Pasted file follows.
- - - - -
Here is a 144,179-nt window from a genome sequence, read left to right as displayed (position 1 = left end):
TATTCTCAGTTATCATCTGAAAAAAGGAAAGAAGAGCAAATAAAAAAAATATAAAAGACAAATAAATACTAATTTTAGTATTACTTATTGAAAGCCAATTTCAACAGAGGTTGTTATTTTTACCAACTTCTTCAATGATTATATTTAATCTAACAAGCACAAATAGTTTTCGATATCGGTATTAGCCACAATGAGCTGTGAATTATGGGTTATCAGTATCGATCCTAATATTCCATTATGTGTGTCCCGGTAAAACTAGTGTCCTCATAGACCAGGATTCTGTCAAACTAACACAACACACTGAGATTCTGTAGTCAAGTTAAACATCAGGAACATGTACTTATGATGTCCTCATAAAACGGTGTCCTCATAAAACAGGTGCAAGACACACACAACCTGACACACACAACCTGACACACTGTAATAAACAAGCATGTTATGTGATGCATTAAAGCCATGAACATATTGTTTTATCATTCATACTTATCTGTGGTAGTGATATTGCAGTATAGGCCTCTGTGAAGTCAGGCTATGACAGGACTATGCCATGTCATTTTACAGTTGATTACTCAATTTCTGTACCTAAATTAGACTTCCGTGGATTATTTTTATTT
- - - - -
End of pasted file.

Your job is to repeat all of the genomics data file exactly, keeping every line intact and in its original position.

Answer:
Here is a 144,179-nt window from a genome sequence, read left to right as displayed (position 1 = left end):
TATTCTCAGTTATCATCTGAAAAAAGGAAAGAAGAGCAAATAAAAAAAATATAAAAGACAAATAAATACTAATTTTAGTATTACTTATTGAAAGCCAATTTCAACAGAGGTTGTTATTTTTACCAACTTCTTCAATGATTATATTTAATCTAACAAGCACAAATAGTTTTCGATATCGGTATTAGCCACAATGAGCTGTGAATTATGGGTTATCAGTATCGATCCTAATATTCCATTATGTGTGTCCCGGTAAAACTAGTGTCCTCATAGACCAGGATTCTGTCAAACTAACACAACACACTGAGATTCTGTAGTCAAGTTAAACATCAGGAACATGTACTTATGATGTCCTCATAAAACGGTGTCCTCATAAAACAGGTGCAAGACACACACAACCTGACACACACAACCTGACACACTGTAATAAACAAGCATGTTATGTGATGCATTAAAGCCATGAACATATTGTTTTATCATTCATACTTATCTGTGGTAGTGATATTGCAGTATAGGCCTCTGTGAAGTCAGGCTATGACAGGACTATGCCATGTCATTTTACAGTTGATTACTCAATTTCTGTACCTAAATTAGACTTCCGTGGATTATTTTTATTT